Scientists have drawn up the first ever map of areas of the US that would be at the biggest risk if a catastrophic geomagnetic storm – generated by solar energy erupting from the Sun – were to strike Earth.
While these kinds of intense geomagnetic storms are very rare, when they do hit, a stream of highly charged particles carried on the solar wind can disrupt Earth's magnetic field, causing havoc for electric power grids on the surface.
A particularly powerful solar ejection could potentially send us back to the Dark Ages for months or even years by causing widespread power outages around the planet, with a damage bill estimated to be as high as US$2.6 trillion.
So knowing which particular power grids stand to be hardest hit by such an intense solar storm is a pretty good idea – and that's the thinking behind the new map developed by researchers at the US Geological Survey.
"Power grids are grounded, so they can pick up electric fields generated deep inside the Earth," geophysicist Jeffrey Love told Dave Mosher at Business Insider. "But that geoelectric activity depends on the geology, and that's different from one region to the next."
In particular, areas at a higher latitude – and therefore closer to Earth's magnetic poles – receive the greatest barrage of particles during a solar storm.
Another factor at play is the conductivity of rock underneath regions with certain types of crust – such as sedimentary rock – that provide greater electrical conductivity (which you don't want in a catastrophic storm).
To assess which regions face the greatest risk from a geomagnetic storm, Love's team analysed geomagnetic data sourced from INTERMAGNET, a global network that monitors Earth's magnetic field.
They also looked at survey data from the US National Science Foundation's EarthScope program, which recorded electrical conductivity in the ground through a network of hundreds of sensors stationed across the country.
While the map doesn't yet cover the whole of the US, it's already revealing regions that we should be concerned about.
As you can see in the image below, Minnesota and Wisconsin are at a particularly high risk, with the red dots indicating where geoelectric hazards are at their most dangerous, followed by the black dots.
In comparison, the grey, white, yellow, and green dots are areas where geoelectric hazards pose less of a risk (in descending order of risk).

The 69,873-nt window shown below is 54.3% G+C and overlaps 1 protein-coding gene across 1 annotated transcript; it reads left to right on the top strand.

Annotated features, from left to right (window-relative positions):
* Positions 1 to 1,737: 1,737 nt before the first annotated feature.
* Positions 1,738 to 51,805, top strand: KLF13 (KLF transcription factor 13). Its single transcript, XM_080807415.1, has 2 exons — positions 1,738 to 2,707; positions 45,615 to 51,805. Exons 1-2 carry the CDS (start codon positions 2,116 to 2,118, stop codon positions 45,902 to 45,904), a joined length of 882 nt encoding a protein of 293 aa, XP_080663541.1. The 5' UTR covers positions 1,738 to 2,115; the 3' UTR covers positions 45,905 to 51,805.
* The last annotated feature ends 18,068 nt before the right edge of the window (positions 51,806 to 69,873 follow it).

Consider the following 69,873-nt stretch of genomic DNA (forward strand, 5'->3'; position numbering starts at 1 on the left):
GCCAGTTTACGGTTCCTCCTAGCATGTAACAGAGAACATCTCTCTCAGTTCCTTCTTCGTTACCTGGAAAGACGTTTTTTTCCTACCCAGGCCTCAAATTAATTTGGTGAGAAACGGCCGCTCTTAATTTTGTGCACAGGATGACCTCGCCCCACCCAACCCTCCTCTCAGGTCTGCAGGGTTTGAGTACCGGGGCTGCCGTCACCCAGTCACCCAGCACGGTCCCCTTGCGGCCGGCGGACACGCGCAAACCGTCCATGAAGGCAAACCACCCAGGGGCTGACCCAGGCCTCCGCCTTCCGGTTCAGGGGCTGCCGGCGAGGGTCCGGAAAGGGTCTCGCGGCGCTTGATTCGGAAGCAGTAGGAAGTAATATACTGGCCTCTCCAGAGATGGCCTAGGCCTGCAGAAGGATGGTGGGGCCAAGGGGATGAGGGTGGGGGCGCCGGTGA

But as you can see, more than half the US hasn't been charted, as the researchers don't yet have congressional approval for the funding required to survey the rest of the country.
Love warns it's important to complete the work – especially the northeast US.
The researchers say the northeast region is a high-priority area in particular, due to its combination of high population metropolitan centres and corresponding grid infrastructure – but so far they're short the estimated US$500,000 it would take to survey the area.
"Hello, that's where a lot of people live," Love told Business Insider. "It's also where a lot of power grid infrastructure is located, and it's sitting on top of some complicated geology… Given the stakes, which are quite high, and the costs, which are quite low, it's worth it. $500,000 is about the price of a condo."
While intense geomagnetic storms only occur about every 100 years or so, it's only a matter of time until the next 'big one' hits, scientists say.
The last time that happened – the Solar Storm of 1859, aka the Carrington Event – telegraph systems across the US and Europe broke down.
In today's world, where society's reliance on electricity is greater than ever, the consequences of a Carrington-scale solar storm could be unthinkable.
But if we can figure out which parts of the grid are most at risk from a solar tsunami, it could give us a fighting chance to prepare our electricity networks and prevent them from overloading when the big one eventually hits.
"The hope is to help power utilities find out where their networks have weaknesses, how their systems might respond, and how they could alleviate problems," Love told Business Insider. "If we don't do it, we don't know what the risk is in the northeast."
The findings are reported in Geophysical Research Letters.